In the wake of controversy surrounding the fall of former Fox News boss Roger Ailes, a new report has revealed that the culture of gathering phone records within News Corp may have gone deeper than originally believed.
A report published in New York Magazine today alleges that TV news channel Fox News—formerly part of Rupert Murdoch’s News Corp—endeavored to obtain the personal phone records of a journalist at around the same time that now-defunct UK tabloid News of the World was allegedly hacking phones. (Fox News was spun off into 21st Century Fox, also controlled by Murdoch, in 2013.)
Fox general counsel Dianne Brandi reportedly hired a private investigator in late 2010 to obtain the personal home and mobile records of reporter Joe Strupp at liberal watchdog site Media Matters, the magazine reported, citing two anonymous sources with direct knowledge of the incident. The network was allegedly trying to uncover the identities of several anonymous Fox sources who were quoted in Strupp’s articles.
Media Matters president Bradley Beychok has called for an investigation into the matter and said the organization is “considering all legal options.”
News Corp was previously embroiled in a phone-hacking scandal that shuttered News of the World in 2011. Journalists at the UK tabloid were accused of hacking the phones of hundred of people throughout the 2000s, including celebrities, politicians, and the phone of a missing girl.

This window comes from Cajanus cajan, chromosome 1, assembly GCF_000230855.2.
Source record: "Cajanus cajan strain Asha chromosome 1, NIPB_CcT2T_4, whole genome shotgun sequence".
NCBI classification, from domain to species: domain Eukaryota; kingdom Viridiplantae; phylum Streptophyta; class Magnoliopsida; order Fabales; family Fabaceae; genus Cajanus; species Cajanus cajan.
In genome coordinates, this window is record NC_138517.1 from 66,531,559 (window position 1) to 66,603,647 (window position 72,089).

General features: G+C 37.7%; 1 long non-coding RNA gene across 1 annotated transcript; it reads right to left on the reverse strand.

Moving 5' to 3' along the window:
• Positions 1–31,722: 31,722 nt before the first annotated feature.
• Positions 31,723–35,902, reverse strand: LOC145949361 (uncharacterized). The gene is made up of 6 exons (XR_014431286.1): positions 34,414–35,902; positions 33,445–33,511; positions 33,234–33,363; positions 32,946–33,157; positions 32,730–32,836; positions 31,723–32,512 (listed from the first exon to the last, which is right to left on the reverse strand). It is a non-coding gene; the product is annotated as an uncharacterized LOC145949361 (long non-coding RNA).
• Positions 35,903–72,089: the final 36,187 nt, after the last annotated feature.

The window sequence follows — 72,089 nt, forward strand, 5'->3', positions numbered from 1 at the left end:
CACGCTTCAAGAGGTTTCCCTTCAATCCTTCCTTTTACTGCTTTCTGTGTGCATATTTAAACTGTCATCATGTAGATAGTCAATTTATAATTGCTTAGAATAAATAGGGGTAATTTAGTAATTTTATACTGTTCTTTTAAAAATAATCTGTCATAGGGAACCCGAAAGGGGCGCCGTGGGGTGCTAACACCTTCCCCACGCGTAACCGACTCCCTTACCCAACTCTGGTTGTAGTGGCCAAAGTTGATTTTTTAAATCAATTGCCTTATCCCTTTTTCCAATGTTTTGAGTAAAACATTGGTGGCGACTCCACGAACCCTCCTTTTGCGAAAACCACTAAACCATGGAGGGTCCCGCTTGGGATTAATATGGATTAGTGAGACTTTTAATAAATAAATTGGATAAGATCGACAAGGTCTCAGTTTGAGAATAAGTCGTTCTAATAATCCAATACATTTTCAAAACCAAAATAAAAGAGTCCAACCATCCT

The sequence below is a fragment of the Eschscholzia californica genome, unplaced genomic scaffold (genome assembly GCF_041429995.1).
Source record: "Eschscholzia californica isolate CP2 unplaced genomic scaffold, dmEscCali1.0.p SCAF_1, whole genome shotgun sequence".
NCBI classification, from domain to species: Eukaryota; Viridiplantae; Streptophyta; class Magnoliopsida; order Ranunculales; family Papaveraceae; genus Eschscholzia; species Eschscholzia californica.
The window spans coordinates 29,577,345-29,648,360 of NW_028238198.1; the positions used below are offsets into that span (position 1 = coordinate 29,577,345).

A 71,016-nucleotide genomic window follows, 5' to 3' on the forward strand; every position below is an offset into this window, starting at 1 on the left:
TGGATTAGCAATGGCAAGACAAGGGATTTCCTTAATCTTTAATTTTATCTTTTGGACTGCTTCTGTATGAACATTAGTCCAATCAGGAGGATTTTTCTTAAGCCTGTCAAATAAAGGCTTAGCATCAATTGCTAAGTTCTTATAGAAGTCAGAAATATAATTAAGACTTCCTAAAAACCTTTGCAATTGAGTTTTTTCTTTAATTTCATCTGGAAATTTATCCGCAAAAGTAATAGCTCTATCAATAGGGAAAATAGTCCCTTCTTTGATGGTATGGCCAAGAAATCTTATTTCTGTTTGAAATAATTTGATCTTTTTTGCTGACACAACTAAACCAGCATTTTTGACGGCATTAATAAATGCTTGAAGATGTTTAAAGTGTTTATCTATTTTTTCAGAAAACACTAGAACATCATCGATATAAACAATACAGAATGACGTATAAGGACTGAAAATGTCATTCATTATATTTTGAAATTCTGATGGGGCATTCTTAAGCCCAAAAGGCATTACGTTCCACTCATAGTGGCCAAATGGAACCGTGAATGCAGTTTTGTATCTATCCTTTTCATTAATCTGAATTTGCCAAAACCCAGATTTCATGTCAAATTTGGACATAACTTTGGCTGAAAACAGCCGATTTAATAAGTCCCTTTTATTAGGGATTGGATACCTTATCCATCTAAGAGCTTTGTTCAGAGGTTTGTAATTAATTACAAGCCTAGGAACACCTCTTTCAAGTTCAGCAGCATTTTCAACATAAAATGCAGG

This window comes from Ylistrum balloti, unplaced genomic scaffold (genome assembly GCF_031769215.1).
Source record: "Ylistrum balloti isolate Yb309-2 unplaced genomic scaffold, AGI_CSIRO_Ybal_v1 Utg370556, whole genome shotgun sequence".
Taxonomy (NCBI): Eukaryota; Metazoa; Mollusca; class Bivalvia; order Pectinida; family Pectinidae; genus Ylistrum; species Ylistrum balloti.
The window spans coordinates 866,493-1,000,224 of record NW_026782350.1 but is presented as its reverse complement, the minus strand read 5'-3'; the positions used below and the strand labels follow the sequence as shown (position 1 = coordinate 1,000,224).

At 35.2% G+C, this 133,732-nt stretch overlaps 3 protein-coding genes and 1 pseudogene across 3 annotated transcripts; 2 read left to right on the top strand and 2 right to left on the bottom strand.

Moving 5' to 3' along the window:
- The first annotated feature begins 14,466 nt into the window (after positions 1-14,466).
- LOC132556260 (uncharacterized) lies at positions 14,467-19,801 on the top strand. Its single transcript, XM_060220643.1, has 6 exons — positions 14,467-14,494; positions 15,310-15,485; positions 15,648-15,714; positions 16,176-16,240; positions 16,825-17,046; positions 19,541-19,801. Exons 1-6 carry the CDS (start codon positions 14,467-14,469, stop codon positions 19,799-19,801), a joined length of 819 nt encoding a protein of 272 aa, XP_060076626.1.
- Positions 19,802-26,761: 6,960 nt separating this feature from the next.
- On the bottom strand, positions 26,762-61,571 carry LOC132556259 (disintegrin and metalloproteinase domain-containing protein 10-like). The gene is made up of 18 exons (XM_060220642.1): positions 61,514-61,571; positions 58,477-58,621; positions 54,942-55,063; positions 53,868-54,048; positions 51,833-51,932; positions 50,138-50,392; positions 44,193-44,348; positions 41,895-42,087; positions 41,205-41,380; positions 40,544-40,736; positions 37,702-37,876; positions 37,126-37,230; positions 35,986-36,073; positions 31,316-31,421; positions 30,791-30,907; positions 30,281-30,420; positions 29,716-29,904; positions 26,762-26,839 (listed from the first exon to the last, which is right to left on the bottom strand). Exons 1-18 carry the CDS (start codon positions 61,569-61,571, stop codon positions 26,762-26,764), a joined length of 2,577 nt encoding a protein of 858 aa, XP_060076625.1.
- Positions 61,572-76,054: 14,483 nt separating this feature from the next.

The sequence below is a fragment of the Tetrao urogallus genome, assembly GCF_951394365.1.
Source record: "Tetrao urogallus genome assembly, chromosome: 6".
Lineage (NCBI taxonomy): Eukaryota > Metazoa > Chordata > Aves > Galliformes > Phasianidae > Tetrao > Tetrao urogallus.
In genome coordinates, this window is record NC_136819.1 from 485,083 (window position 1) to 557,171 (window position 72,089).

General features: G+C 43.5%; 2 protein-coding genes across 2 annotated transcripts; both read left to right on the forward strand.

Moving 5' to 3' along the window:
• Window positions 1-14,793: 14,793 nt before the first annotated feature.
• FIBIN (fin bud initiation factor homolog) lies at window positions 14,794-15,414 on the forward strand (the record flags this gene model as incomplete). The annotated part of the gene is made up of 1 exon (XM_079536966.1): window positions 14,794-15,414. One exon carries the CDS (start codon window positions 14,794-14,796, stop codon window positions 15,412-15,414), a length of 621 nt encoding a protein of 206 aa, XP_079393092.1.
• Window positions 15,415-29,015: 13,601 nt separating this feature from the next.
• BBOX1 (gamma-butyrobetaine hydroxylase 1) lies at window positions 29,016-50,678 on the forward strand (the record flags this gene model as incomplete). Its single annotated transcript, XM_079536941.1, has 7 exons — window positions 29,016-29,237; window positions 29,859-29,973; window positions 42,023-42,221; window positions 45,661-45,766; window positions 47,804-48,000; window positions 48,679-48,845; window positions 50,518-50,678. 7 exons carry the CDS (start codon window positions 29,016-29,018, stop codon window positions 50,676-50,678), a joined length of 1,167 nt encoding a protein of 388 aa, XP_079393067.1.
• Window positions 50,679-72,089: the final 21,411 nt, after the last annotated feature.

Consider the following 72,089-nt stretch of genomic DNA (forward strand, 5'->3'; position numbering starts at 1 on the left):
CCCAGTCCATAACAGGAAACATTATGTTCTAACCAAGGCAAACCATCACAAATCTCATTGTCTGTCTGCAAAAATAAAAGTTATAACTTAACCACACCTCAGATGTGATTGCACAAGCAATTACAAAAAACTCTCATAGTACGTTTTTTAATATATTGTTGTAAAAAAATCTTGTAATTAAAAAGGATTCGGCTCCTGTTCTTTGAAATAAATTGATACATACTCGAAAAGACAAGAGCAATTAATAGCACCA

“This was the culture,” an anonymous Fox executive reportedly said of trying to access Strupp’s records. “Getting phone records doesn’t make anybody blink.” Brandi denied hiring the investigator to obtain Strupp’s phone records to New York magazine through a spokesperson; a Fox spokesperson referred Quartz to Brandi’s denial when asked about the report.
If true, the practice is morally questionable and possibly against federal law. In 2007, after Hewlett-Packard obtained journalists’ and board members’ personal phone records during an investigation, then-US president George W. Bush passed a law that made “pretexting”—the act of obtaining personal telephone records through misrepresentation, impersonation, or deception—a federal crime.
Former Fox News anchor Gretchen Carlson, who is suing Ailes for sexual harassment, reportedly installed anti-spyware software on her electronic devices, as did her law firm Smith Mullin, to prevent Fox from surveilling them.
According to the story, which cited an anonymous Fox source, Fox contributor and former detective Bo Dietl also conducted private investigations for Ailes. At one time, he allegedly followed Fox producer Andrea Mackris, after she sued Bill O’Reilly for sexual harassment.
This story has been updated to reflect that Fox News did not deny the New York magazine report itself, it was denied by Fox general counsel Dianne Brandi.